Looking north from Redcar beach towards South Gare

With a bit of light still left I chose to drive a few miles north from Redcar to South Gare, the area on the south shore of the mouth of the River Tees. This was an interesting combination of industrial wasteland, bordered by a giant chemical works to one side, with sandy dunes to the south and a small harbour and a few outbuildings along the road leading up to the breakwater. There I parked up and had a well deserved cup of tea, watching the sun set over the chemical works on the north shore (romantic or what!?).

Sunset over the north chemical works

Then it was time to head back to Durham to spend the evening with my daughter in her student house. We'd deliberately chosen to come up so early as there wouldn't be any of her house mates back yet so we had the place to ourselves with no Covid concerns to worry about. We ordered a takeaway to be delivered and settled in for an evening of Netflix before turning in for the night.

With nothing else having turned up, my plan for the next day was to head back to Redcar to see if I could get better views of the Northern Eider. Aware that I had a long journey south back home still ahead of me I decided to head off early the next day. I awoke before daylight to find that it was snowing in Durham so after a hasty breakfast I fired up the Gnome mobile and set off in the darkness for Redcar once more. The snow soon stopped and with a much calmer forecast for the day I was looking forward to getting some better views of the Northern Eider. However, I was about a quarter of an hour into my trip when it started to snow again, this time much more heavily and thickly and suddenly driving conditions becamse much more treacherous. There was no going in the outside lane on dual carriage ways which was virgin snow, you had to stick to the inside lane where other cars had already driven. As I got to the Middlesborough ring road the snow was falling thick and fast and I started to see one or two cars broken down on the side of the road. I was just coming off a slip road which sloped down and to the left when I found myself skidding briefly on the bend. Fortunately the ABS kicked in and I was able to regain control. The worst that would have happened would have been I'd bumped into the side barrier but it was a scary moment. A few minutes later, approaching a roadabout (thankfully deserted) once again I skidded briefly as I tried to slow down. Again it was only a matter of a few moments and there was no danger in this instance but it was a surreal feeling of helplessness feeling the car slide with no control over it.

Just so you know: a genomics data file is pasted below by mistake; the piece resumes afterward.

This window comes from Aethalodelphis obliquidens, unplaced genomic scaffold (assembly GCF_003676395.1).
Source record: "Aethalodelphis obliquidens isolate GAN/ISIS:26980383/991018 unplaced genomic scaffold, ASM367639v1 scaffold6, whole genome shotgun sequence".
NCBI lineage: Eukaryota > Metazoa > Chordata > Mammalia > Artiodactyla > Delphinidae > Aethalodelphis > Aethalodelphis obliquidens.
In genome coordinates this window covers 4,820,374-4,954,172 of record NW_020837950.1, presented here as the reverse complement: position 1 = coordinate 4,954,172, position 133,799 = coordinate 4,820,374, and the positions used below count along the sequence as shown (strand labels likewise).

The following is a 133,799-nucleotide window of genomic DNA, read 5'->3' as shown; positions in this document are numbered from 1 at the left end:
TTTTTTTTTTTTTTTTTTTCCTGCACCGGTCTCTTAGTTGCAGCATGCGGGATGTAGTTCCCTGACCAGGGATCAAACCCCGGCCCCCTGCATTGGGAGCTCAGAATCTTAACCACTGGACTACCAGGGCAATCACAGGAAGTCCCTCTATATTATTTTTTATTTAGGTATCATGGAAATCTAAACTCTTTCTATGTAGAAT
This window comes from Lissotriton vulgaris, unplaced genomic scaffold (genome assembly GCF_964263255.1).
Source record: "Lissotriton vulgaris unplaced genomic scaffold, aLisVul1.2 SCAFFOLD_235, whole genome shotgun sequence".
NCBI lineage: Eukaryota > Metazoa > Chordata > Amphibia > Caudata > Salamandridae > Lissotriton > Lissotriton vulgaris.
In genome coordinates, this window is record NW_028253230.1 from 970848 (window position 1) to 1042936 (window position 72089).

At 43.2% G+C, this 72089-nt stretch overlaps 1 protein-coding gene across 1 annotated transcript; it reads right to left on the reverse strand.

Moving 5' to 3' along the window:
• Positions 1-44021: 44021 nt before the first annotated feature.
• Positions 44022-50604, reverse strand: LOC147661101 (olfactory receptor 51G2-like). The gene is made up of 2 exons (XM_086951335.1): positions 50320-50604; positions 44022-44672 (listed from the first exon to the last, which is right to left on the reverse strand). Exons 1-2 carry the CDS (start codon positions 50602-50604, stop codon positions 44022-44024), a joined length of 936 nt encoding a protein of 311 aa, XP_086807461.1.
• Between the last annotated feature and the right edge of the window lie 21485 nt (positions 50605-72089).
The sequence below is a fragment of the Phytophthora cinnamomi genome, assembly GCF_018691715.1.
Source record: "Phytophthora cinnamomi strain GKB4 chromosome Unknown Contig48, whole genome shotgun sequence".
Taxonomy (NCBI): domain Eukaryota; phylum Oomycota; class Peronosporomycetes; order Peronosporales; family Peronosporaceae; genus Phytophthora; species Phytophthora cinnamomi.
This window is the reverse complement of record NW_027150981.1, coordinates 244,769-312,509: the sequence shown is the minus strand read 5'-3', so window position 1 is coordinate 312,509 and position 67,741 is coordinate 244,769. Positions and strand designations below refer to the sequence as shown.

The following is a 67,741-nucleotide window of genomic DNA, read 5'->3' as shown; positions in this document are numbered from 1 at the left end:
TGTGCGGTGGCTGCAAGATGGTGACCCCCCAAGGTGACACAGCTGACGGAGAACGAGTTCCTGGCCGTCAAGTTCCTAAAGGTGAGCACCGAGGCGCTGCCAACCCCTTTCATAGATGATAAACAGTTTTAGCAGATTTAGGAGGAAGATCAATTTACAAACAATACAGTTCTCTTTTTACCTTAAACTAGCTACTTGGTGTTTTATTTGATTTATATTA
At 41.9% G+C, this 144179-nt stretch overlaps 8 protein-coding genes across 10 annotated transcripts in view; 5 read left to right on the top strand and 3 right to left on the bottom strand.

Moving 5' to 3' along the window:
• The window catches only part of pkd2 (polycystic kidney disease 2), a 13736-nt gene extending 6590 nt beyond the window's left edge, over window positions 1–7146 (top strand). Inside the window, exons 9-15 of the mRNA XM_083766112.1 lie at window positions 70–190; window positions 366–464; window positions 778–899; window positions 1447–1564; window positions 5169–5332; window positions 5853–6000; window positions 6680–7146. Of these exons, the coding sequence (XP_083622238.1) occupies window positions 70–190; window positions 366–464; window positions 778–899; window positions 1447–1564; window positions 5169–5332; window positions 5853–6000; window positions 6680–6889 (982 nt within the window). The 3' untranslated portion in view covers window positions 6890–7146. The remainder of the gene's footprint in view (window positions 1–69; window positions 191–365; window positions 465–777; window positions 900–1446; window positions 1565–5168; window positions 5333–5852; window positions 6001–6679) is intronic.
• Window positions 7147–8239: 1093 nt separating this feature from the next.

Thankfully there were no further incidents and by the time I reached the parking area at Redcar it had stopped snowing. Mercifully there was no wind to speak of and it was with some keen anticipation that I got tooled up and headed out to look for the Eider flock once more. A few early morning Turnstone were foraging on the beach before it got too crowded as I headed towards the bandstand area. I found the Eider flock easily enough and with the tide out and no wind the chop was much more manageble. Because of this it was only a matter of a few minutes before I found the Northern Eider, which was easy to pick out in the better conditions. I found that I was able to get reasonable close to the flock which was feeding just off shore and so had a go with my Superzoom camera to take some shots